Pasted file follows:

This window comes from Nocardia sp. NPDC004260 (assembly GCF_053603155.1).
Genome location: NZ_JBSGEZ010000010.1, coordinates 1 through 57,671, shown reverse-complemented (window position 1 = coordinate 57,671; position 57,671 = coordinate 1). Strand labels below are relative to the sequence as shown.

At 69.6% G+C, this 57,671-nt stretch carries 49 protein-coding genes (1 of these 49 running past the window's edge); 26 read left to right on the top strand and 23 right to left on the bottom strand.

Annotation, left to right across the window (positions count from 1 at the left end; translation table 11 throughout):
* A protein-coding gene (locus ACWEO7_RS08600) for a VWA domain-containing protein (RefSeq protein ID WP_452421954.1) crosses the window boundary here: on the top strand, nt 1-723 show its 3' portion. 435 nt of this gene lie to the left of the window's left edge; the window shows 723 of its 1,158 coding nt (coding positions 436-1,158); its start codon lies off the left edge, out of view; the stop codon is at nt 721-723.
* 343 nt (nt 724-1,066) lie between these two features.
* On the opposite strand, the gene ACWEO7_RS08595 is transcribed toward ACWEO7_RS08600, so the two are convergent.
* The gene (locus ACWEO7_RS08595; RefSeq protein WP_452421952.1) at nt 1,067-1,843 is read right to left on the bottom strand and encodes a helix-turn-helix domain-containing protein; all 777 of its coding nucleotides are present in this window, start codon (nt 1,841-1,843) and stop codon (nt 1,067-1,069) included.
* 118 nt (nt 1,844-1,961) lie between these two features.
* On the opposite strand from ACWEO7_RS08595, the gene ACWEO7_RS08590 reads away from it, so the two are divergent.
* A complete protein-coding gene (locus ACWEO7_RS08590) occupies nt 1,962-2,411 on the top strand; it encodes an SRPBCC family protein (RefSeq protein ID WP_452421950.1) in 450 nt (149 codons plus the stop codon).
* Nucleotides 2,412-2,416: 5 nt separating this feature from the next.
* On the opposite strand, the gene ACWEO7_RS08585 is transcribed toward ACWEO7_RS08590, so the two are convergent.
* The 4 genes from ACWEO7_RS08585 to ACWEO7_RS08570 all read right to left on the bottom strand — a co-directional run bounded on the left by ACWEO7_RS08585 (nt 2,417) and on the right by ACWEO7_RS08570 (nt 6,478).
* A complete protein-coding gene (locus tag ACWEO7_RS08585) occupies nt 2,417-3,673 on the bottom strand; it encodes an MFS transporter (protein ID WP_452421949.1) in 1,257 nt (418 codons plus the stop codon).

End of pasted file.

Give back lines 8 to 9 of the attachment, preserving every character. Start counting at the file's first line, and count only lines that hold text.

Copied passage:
* The gene (locus ACWEO7_RS08595; RefSeq protein WP_452421952.1) at nt 1,067-1,843 is read right to left on the bottom strand and encodes a helix-turn-helix domain-containing protein; all 777 of its coding nucleotides are present in this window, start codon (nt 1,841-1,843) and stop codon (nt 1,067-1,069) included.
* 118 nt (nt 1,844-1,961) lie between these two features.